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The Census Bureau has announced it will count prisoners as residents of the localities in which they are incarcerated rather than their home towns in the 2020 census. That's the bureau's longstanding practice, but advocates had hoped to push through a change.

Why it matters: Every 10 years, lawmakers use census data to draw proportional legislative and Congressional districts. Criminal justice reform advocates have long argued that counting prisoners who can't vote as residents of the towns where they’re incarcerated gives disproportionate representation to people who cast their ballots there. Only Maine and Vermont allow convicted felons to vote while in prison.

The two sides
  • The census notice: "Counting prisoners anywhere other than the facility would be less consistent with the concept of usual residence, since the majority of people in prisons live and sleep most of the time at the prison."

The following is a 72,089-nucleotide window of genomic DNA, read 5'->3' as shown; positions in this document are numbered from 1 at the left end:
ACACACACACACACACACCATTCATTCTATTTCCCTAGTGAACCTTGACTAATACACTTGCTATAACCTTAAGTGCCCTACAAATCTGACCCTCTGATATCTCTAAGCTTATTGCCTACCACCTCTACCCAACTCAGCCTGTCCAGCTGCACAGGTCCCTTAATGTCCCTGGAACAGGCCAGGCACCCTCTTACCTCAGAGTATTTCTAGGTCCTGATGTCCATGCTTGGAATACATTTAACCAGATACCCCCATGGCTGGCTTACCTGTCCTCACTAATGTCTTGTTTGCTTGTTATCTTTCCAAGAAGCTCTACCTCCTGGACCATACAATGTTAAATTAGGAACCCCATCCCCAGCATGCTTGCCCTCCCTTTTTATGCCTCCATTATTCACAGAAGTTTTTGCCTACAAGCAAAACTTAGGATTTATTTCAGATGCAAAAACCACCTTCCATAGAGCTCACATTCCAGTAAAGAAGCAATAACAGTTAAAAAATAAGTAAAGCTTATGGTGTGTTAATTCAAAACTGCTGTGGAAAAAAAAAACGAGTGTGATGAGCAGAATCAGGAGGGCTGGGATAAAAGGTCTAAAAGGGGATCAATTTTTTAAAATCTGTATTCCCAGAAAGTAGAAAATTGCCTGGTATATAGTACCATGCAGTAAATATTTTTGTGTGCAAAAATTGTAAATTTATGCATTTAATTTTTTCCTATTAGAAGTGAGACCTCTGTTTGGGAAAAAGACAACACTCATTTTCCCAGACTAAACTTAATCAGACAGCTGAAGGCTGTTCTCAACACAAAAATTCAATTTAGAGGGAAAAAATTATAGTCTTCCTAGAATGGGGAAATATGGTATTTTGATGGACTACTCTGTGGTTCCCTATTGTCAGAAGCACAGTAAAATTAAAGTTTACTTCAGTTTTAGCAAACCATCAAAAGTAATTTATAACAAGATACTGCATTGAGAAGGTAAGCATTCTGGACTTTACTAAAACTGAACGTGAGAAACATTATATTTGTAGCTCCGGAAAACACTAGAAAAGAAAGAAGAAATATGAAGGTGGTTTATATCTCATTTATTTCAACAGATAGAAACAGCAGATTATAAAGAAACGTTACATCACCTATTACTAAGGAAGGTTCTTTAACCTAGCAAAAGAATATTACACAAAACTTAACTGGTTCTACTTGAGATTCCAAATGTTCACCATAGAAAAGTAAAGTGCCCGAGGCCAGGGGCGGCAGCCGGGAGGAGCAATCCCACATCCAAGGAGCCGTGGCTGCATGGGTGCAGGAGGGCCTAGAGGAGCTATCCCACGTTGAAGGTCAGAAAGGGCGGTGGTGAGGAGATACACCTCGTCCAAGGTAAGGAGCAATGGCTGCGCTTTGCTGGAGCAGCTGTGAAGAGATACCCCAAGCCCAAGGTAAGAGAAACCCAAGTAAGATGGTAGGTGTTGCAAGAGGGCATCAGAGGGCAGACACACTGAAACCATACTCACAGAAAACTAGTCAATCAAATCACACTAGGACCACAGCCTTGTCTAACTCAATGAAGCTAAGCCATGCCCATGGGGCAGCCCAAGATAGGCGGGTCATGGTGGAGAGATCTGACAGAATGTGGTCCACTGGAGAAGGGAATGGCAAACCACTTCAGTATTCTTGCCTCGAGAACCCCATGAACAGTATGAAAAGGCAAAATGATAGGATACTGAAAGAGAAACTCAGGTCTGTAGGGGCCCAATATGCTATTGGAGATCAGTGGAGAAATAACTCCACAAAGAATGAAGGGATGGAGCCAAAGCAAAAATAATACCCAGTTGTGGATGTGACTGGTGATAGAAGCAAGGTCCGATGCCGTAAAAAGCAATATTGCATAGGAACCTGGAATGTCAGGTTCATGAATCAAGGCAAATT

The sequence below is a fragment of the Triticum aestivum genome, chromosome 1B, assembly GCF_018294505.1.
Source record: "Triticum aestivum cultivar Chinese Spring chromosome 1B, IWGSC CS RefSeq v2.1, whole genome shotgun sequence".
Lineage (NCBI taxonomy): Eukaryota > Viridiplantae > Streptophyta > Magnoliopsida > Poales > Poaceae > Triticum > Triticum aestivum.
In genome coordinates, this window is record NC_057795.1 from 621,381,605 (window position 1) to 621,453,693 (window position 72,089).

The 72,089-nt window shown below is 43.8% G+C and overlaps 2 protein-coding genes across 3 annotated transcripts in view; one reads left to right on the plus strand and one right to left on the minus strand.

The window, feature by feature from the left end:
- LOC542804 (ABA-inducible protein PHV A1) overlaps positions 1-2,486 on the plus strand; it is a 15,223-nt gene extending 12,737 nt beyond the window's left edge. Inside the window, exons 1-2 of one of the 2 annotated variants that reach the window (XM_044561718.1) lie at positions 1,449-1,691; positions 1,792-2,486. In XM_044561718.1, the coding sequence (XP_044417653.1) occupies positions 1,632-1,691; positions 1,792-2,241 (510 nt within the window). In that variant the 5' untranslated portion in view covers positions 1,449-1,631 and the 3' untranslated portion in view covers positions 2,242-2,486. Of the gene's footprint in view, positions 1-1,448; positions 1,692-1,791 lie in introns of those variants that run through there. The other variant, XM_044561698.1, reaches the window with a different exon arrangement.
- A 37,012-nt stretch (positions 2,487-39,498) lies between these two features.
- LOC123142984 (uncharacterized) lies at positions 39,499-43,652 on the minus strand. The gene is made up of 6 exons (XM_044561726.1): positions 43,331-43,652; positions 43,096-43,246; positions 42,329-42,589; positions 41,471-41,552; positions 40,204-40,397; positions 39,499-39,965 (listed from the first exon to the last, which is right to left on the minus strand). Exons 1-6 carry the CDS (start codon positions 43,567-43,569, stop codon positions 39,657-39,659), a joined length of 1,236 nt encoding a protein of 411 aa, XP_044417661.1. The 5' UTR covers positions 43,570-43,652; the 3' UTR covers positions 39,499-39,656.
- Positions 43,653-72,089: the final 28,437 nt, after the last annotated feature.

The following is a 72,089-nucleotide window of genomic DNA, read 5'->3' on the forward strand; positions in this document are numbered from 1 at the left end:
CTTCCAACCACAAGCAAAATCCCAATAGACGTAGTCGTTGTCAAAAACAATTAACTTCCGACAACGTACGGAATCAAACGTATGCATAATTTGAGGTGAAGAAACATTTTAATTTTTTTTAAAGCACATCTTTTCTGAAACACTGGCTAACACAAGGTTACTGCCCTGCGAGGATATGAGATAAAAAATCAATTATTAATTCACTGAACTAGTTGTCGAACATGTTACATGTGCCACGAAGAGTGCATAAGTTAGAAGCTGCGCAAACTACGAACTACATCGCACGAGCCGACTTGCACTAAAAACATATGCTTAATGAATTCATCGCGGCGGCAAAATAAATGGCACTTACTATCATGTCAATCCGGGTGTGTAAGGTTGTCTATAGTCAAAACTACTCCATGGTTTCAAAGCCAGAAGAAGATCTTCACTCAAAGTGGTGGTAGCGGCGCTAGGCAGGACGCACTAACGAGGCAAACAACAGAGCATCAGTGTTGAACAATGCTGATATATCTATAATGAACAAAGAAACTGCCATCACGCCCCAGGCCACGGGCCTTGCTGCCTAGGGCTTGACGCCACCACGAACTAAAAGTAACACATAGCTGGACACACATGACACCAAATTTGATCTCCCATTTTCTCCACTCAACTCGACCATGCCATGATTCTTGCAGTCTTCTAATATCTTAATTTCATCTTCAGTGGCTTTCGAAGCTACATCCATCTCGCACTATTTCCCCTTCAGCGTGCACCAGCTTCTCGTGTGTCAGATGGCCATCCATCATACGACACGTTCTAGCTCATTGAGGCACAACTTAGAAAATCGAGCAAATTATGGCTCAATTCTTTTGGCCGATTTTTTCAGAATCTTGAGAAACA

• The opposition: "The Bureau’s decision is inconsistent with the way the ‘usual residence’ rule is applied to other similarly-situated people. The Census Bureau is picking favorites based on economic and racial privilege: if boarding school students are deemed to live at home, then the same logic should be applied to incarcerated people," Aleks Kajstura, legal director at the Prison Policy Initiative.

The bureau said in a notice on Wednesday that it had received 77,995 public comments in 2016 calling for an overhaul of the policy, and 4 opposing a change.

Quick facts: California, Delaware, Maryland and New York have passed laws mandating that prisoners be counted as residents of their home addresses, according to the Prison Policy Initiative, which has been advocating for an overhaul nationwide. Former New Jersey Gov. Chris Christie vetoed a bill last year to join that group. The Census Bureau has said it will work with states that want to opt out.

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